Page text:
namageM: AB


Christian’s extremely informative review of the Metal Slug Anthology reminds us that sometimes anthologies can wrap in their splendor those thorns that might serve to sully and distort our otherwise wonderful memories of a franchise.

Though Metal Slug Anthology’s load issues, weird menus and interesting controller choices may serve to take the edge off of an otherwise perfect arcade port, there are some cases, indeed some entire franchises, where these issues are not merely — as those that would use the word ‘niggle’ might say — a niggle.

I purchased the Mega Man (Megaman, Rockman, Blue Bomber, etc) 20yr Anniversary Collection for the GC with, literally, a big toothy grin. I have tiny little teeth, and this sort of thing is hard for me — but I did it. Though I had obliterated each and every one of these games on each and every (three, actually) platform, I was absolutely ready to take them all, 1-8, out behind the work shed and show them what’s for. One after another. In one sitting. Seriously.

I prepared. I got Electric Blue Jolt — a case of it. I called in sick. I popped in my “Electric communication” bootleg and prepared to get Wily. Mega Man 1: Engage!

Then it happened. I pressed the A button. You know, the jump button — to jump. Mega Man, my long time friend and confidant, the kid I drew pictures of in middle school and who taught me that the best way to defeat an evil robot horde is to find the leader and steal his pants, that very same Mega Man stood right there and fired his mega blaster.

My stomach went into my shoes. You see, those of us who are hardcore Mega Man fans — those of us who, in mixed company, refer to him only as Rock and insist that Biometal W is actually Dr. Wily — we do this thing with our thumbs when we play. Even in Mega Man 1 in which Mega Man has yet to be endowed with a charge shot, we hold that B button. When we need to jump we sort of rock over with our thumb. Some have said that this is a vestige from Super Mario Brothers, others have said that it is an ancient skill bred into us by those who would know the future and others still have said that it is just plain the way to play a goddamned game.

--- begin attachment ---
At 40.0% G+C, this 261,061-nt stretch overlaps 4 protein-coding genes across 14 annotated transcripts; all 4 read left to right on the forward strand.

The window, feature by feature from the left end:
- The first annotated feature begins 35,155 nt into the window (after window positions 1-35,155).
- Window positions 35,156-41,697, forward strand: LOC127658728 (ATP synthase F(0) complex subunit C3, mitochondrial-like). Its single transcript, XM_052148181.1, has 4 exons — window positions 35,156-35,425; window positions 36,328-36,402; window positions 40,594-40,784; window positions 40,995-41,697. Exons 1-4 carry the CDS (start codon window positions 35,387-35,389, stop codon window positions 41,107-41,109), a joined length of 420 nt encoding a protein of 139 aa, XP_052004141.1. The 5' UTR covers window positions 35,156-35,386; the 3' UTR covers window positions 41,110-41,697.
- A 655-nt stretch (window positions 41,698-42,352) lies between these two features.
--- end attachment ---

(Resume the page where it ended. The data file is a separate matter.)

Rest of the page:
Strange that they would default the controls to some strange and alien design. Maybe it was an Australian copy. Maybe since the water swirls backward so too do they rock their thumbs backward. Easy fix. Pop into the control options and patch it up, right?

Nope. Dead wrong. There are no control options. I can listen to the every sound that Beat, the little bird from Mega Man 4, makes in an easy to use special edition sound browser. I can watch the terrible cutscenes from Mega Man 8 where Dr. Light is speaking through a garden hose with his mouth full of peanut butter and bees but I can’t change the controls from Aussie to awesome.

My dream of (legally, and without spending $100+) sitting down to a day of Mega Man was rent asunder and replaced with a useless tea coaster. And I don’t own a tea set.

I have been told by quite a few people that I should just try to get used to the fact that something that has been veritably muscle memory for two decades for me was randomly changed. Look at it as a challenge, I have been told. Test my might.

I refuse. Flatly and with impunity I refuse.

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17 years ago

For that reason I purchased the PS2 version, and for Metal Slug I also purchased the PS2 version. And played to my hearts content in the CORRECT control scheme…

17 years ago

Still, I’m baffled at the logic of not including customizable controls. Most games at the very least offer multiple (but unchangeable) configurations.


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